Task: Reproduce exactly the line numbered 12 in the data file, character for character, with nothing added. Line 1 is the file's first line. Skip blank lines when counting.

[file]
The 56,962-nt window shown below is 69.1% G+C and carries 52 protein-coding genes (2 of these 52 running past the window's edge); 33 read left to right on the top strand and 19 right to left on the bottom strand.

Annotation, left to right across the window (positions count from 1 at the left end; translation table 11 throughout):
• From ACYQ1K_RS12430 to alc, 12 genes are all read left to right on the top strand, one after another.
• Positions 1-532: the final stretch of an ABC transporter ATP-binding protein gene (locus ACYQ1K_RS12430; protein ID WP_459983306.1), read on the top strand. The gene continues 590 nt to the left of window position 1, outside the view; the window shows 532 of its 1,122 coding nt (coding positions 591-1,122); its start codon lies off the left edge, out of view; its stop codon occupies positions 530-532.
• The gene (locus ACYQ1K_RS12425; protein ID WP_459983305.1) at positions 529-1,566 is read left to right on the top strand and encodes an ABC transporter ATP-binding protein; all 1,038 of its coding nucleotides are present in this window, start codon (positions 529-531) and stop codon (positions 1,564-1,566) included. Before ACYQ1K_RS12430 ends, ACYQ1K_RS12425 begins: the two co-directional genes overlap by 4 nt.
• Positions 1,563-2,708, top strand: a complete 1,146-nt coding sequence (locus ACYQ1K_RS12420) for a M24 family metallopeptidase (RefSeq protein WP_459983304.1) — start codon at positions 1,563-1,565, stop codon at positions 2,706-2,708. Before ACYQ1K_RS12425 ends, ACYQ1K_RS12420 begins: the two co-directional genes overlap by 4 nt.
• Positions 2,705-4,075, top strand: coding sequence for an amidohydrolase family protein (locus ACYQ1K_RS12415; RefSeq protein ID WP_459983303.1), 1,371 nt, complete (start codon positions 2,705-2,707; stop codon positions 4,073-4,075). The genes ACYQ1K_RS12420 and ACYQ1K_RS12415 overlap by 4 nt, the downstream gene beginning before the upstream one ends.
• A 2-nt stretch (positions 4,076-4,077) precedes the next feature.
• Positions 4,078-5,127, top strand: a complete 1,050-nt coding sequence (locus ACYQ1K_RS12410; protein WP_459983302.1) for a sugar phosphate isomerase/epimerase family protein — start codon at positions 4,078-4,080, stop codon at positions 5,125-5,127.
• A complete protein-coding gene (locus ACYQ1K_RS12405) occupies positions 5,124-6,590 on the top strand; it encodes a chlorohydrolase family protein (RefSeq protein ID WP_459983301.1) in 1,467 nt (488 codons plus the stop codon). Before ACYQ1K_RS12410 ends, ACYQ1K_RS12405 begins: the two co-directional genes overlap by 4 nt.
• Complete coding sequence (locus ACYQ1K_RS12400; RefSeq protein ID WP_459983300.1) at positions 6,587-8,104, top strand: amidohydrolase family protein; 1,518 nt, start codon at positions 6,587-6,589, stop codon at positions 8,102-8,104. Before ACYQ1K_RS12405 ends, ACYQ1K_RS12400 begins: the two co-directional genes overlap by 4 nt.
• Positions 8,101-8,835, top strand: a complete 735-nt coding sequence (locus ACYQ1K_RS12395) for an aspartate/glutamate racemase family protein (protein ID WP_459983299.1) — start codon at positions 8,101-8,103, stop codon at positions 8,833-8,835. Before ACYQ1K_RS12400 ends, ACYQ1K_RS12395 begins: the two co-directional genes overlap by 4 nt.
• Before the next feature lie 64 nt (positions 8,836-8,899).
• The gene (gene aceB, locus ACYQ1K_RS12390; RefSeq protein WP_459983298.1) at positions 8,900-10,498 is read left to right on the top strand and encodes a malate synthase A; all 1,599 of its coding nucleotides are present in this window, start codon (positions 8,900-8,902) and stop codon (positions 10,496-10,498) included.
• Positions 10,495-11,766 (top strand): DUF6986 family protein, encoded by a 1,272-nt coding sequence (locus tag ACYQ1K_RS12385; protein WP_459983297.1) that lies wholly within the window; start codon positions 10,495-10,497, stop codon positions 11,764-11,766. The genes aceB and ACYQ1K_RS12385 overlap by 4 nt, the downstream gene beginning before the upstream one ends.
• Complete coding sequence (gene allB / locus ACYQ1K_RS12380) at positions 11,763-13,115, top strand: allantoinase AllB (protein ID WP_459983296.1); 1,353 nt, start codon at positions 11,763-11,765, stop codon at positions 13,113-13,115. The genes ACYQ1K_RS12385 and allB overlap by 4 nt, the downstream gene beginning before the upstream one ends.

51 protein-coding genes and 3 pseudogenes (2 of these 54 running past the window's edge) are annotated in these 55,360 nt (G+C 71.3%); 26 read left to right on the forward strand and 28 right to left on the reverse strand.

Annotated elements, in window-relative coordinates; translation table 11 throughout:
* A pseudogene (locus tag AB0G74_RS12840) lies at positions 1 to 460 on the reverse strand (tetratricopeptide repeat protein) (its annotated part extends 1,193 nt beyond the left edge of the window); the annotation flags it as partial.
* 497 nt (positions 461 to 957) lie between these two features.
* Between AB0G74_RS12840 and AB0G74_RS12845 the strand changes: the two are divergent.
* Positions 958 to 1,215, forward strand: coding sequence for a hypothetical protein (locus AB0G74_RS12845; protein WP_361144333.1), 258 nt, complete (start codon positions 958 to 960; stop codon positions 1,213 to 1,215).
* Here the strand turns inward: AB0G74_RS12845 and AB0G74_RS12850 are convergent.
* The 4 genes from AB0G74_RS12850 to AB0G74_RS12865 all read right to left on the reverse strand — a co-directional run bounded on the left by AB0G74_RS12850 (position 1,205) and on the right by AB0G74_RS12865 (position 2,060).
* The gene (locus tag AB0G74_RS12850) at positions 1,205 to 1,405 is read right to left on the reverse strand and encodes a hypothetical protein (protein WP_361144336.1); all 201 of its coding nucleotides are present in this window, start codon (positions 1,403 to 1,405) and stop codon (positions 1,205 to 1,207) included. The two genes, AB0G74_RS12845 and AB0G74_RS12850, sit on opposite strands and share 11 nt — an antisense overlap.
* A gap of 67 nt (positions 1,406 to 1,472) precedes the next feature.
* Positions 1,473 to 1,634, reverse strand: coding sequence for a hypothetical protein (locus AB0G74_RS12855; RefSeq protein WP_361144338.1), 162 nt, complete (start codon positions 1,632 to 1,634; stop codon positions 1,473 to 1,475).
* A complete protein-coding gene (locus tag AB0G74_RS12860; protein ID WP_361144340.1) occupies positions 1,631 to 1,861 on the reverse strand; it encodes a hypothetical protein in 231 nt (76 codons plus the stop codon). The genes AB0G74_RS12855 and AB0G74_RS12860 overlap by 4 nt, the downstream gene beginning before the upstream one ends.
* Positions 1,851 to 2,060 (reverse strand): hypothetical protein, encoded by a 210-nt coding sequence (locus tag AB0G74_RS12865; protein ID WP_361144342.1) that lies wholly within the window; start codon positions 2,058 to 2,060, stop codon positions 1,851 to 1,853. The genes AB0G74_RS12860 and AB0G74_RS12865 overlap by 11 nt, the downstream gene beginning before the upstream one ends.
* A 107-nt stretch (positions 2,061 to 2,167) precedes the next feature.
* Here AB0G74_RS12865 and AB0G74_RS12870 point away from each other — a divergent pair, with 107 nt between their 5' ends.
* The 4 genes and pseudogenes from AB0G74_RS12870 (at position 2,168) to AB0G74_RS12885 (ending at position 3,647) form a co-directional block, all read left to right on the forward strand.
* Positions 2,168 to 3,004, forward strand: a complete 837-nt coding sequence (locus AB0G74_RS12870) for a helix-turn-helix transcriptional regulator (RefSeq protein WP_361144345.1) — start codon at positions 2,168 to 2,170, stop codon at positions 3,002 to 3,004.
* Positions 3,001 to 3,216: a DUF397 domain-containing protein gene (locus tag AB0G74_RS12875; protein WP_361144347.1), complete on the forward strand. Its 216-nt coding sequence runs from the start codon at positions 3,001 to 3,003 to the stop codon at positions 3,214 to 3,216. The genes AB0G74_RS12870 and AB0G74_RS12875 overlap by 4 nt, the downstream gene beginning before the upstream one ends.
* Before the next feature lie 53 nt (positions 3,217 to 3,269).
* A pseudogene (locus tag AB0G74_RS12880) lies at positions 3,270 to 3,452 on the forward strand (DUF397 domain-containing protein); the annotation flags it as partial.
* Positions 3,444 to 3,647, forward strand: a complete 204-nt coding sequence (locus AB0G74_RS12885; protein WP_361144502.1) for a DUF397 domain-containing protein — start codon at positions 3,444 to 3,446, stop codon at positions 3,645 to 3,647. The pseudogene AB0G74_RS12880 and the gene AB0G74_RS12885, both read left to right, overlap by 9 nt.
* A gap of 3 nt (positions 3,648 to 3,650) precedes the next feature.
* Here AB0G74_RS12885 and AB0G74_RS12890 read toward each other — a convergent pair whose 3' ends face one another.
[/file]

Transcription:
• Positions 8,101-8,835, top strand: a complete 735-nt coding sequence (locus ACYQ1K_RS12395) for an aspartate/glutamate racemase family protein (protein ID WP_459983299.1) — start codon at positions 8,101-8,103, stop codon at positions 8,833-8,835. Before ACYQ1K_RS12400 ends, ACYQ1K_RS12395 begins: the two co-directional genes overlap by 4 nt.